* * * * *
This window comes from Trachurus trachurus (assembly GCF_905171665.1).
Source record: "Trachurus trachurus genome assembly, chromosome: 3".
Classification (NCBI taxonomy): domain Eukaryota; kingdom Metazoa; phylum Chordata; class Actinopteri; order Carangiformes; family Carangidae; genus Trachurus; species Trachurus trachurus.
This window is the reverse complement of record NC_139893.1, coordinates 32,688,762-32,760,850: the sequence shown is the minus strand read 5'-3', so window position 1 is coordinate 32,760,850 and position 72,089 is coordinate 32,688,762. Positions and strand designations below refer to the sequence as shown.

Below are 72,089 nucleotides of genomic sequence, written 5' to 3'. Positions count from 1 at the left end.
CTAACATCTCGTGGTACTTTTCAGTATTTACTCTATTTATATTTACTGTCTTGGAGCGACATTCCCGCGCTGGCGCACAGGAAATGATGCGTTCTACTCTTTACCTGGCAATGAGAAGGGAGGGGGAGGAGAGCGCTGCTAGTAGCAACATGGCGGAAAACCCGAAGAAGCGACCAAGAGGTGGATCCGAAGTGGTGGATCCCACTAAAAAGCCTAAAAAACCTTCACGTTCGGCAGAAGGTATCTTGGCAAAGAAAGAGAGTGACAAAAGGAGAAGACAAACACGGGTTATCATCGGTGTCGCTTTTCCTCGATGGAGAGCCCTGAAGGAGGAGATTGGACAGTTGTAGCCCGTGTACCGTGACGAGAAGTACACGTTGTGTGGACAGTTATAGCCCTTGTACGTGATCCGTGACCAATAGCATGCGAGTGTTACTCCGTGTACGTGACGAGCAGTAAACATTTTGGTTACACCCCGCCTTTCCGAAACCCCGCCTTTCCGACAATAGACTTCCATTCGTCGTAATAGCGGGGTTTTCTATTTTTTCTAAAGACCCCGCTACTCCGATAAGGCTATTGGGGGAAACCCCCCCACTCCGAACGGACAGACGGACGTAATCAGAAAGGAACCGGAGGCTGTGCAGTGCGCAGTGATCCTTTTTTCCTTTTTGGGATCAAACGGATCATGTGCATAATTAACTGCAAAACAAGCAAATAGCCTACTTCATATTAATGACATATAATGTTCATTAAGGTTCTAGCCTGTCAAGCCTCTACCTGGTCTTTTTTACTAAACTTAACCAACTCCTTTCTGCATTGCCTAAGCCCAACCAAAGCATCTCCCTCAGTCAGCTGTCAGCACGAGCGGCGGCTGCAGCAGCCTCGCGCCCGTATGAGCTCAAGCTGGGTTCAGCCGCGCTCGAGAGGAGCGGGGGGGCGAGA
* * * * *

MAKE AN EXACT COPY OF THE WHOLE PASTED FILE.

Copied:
This window comes from Trachurus trachurus (assembly GCF_905171665.1).
Source record: "Trachurus trachurus genome assembly, chromosome: 3".
Classification (NCBI taxonomy): domain Eukaryota; kingdom Metazoa; phylum Chordata; class Actinopteri; order Carangiformes; family Carangidae; genus Trachurus; species Trachurus trachurus.
This window is the reverse complement of record NC_139893.1, coordinates 32,688,762-32,760,850: the sequence shown is the minus strand read 5'-3', so window position 1 is coordinate 32,760,850 and position 72,089 is coordinate 32,688,762. Positions and strand designations below refer to the sequence as shown.

Below are 72,089 nucleotides of genomic sequence, written 5' to 3'. Positions count from 1 at the left end.
CTAACATCTCGTGGTACTTTTCAGTATTTACTCTATTTATATTTACTGTCTTGGAGCGACATTCCCGCGCTGGCGCACAGGAAATGATGCGTTCTACTCTTTACCTGGCAATGAGAAGGGAGGGGGAGGAGAGCGCTGCTAGTAGCAACATGGCGGAAAACCCGAAGAAGCGACCAAGAGGTGGATCCGAAGTGGTGGATCCCACTAAAAAGCCTAAAAAACCTTCACGTTCGGCAGAAGGTATCTTGGCAAAGAAAGAGAGTGACAAAAGGAGAAGACAAACACGGGTTATCATCGGTGTCGCTTTTCCTCGATGGAGAGCCCTGAAGGAGGAGATTGGACAGTTGTAGCCCGTGTACCGTGACGAGAAGTACACGTTGTGTGGACAGTTATAGCCCTTGTACGTGATCCGTGACCAATAGCATGCGAGTGTTACTCCGTGTACGTGACGAGCAGTAAACATTTTGGTTACACCCCGCCTTTCCGAAACCCCGCCTTTCCGACAATAGACTTCCATTCGTCGTAATAGCGGGGTTTTCTATTTTTTCTAAAGACCCCGCTACTCCGATAAGGCTATTGGGGGAAACCCCCCCACTCCGAACGGACAGACGGACGTAATCAGAAAGGAACCGGAGGCTGTGCAGTGCGCAGTGATCCTTTTTTCCTTTTTGGGATCAAACGGATCATGTGCATAATTAACTGCAAAACAAGCAAATAGCCTACTTCATATTAATGACATATAATGTTCATTAAGGTTCTAGCCTGTCAAGCCTCTACCTGGTCTTTTTTACTAAACTTAACCAACTCCTTTCTGCATTGCCTAAGCCCAACCAAAGCATCTCCCTCAGTCAGCTGTCAGCACGAGCGGCGGCTGCAGCAGCCTCGCGCCCGTATGAGCTCAAGCTGGGTTCAGCCGCGCTCGAGAGGAGCGGGGGGGCGAGA